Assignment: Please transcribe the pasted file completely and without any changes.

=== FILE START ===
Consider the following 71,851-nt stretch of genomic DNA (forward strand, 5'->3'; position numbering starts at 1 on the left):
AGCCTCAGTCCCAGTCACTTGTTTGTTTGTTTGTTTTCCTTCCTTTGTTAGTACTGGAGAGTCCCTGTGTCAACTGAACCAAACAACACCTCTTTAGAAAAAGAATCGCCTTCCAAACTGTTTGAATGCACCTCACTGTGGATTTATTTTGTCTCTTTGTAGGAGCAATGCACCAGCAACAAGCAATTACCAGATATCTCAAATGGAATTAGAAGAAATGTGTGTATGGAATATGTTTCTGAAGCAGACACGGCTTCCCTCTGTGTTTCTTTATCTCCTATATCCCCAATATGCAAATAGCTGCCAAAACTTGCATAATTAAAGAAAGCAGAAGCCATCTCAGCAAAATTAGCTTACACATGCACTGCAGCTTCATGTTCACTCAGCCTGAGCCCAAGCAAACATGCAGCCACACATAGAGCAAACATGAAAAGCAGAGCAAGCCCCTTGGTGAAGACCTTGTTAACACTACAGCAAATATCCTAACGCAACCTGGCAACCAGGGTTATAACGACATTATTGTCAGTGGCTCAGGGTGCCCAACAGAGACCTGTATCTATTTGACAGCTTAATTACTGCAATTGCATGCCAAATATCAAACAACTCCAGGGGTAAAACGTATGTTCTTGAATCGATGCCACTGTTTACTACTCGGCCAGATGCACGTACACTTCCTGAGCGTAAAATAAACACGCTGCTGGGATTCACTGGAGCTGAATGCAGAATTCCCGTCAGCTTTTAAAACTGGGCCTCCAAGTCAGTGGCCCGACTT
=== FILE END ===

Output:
Consider the following 71,851-nt stretch of genomic DNA (forward strand, 5'->3'; position numbering starts at 1 on the left):
AGCCTCAGTCCCAGTCACTTGTTTGTTTGTTTGTTTTCCTTCCTTTGTTAGTACTGGAGAGTCCCTGTGTCAACTGAACCAAACAACACCTCTTTAGAAAAAGAATCGCCTTCCAAACTGTTTGAATGCACCTCACTGTGGATTTATTTTGTCTCTTTGTAGGAGCAATGCACCAGCAACAAGCAATTACCAGATATCTCAAATGGAATTAGAAGAAATGTGTGTATGGAATATGTTTCTGAAGCAGACACGGCTTCCCTCTGTGTTTCTTTATCTCCTATATCCCCAATATGCAAATAGCTGCCAAAACTTGCATAATTAAAGAAAGCAGAAGCCATCTCAGCAAAATTAGCTTACACATGCACTGCAGCTTCATGTTCACTCAGCCTGAGCCCAAGCAAACATGCAGCCACACATAGAGCAAACATGAAAAGCAGAGCAAGCCCCTTGGTGAAGACCTTGTTAACACTACAGCAAATATCCTAACGCAACCTGGCAACCAGGGTTATAACGACATTATTGTCAGTGGCTCAGGGTGCCCAACAGAGACCTGTATCTATTTGACAGCTTAATTACTGCAATTGCATGCCAAATATCAAACAACTCCAGGGGTAAAACGTATGTTCTTGAATCGATGCCACTGTTTACTACTCGGCCAGATGCACGTACACTTCCTGAGCGTAAAATAAACACGCTGCTGGGATTCACTGGAGCTGAATGCAGAATTCCCGTCAGCTTTTAAAACTGGGCCTCCAAGTCAGTGGCCCGACTT